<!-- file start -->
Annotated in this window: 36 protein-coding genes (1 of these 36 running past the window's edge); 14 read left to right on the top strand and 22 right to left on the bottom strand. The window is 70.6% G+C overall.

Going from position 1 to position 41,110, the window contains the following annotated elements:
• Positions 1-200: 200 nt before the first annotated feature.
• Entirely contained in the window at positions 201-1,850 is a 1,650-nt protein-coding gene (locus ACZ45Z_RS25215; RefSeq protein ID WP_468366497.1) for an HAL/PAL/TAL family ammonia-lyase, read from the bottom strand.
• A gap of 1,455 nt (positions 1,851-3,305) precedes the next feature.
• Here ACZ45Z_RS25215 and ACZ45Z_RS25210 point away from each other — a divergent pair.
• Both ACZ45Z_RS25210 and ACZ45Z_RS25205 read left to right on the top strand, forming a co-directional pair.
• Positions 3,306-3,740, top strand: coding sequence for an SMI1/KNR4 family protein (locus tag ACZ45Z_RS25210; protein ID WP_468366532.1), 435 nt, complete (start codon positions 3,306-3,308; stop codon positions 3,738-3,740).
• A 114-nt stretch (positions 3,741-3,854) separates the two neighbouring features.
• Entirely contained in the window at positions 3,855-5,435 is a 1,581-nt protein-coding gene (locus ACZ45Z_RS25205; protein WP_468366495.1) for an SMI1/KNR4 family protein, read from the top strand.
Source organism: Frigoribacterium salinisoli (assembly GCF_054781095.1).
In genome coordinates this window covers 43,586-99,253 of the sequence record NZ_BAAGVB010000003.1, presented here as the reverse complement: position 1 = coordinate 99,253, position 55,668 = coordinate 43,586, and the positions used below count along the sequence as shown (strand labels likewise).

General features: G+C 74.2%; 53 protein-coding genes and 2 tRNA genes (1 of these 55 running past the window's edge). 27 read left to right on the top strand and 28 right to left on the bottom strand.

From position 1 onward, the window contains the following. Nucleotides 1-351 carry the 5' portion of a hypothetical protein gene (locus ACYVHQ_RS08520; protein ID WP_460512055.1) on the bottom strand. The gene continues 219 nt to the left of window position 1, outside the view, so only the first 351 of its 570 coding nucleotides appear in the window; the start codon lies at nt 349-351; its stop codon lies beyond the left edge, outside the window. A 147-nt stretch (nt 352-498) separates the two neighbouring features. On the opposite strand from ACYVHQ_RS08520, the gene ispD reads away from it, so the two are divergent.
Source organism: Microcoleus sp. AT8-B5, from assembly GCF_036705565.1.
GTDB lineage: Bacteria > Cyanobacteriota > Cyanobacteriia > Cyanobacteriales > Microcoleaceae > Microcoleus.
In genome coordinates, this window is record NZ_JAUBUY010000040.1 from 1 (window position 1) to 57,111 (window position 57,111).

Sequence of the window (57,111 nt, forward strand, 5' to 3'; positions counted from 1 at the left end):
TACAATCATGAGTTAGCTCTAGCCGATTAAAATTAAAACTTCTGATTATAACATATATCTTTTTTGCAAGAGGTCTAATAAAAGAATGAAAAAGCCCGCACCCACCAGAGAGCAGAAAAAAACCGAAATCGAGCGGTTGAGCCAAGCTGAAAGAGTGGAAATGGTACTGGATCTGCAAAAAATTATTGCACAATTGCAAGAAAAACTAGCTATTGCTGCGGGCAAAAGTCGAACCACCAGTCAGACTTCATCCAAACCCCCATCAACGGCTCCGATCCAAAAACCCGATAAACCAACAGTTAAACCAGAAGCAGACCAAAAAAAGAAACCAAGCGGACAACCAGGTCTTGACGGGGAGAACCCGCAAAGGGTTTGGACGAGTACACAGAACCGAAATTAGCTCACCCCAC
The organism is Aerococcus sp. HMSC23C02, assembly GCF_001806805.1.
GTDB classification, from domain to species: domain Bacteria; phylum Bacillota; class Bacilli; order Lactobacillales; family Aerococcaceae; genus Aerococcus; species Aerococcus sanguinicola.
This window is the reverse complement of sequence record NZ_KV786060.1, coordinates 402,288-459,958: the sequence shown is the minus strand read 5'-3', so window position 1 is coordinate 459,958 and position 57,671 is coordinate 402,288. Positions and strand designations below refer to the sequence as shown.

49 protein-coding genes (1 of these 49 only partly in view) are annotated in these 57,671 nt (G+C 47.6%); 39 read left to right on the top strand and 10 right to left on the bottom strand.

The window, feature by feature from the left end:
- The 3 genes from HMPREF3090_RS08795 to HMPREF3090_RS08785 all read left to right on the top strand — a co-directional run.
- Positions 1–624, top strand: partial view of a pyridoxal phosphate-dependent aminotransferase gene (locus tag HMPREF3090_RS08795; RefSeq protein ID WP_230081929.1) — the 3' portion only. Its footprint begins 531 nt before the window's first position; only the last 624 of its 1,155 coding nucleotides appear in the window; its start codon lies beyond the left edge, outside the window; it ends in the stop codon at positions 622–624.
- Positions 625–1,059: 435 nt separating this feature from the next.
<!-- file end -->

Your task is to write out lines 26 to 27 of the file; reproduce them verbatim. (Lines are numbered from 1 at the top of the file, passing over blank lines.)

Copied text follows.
- Positions 1–624, top strand: partial view of a pyridoxal phosphate-dependent aminotransferase gene (locus tag HMPREF3090_RS08795; RefSeq protein ID WP_230081929.1) — the 3' portion only. Its footprint begins 531 nt before the window's first position; only the last 624 of its 1,155 coding nucleotides appear in the window; its start codon lies beyond the left edge, outside the window; it ends in the stop codon at positions 622–624.
- Positions 625–1,059: 435 nt separating this feature from the next.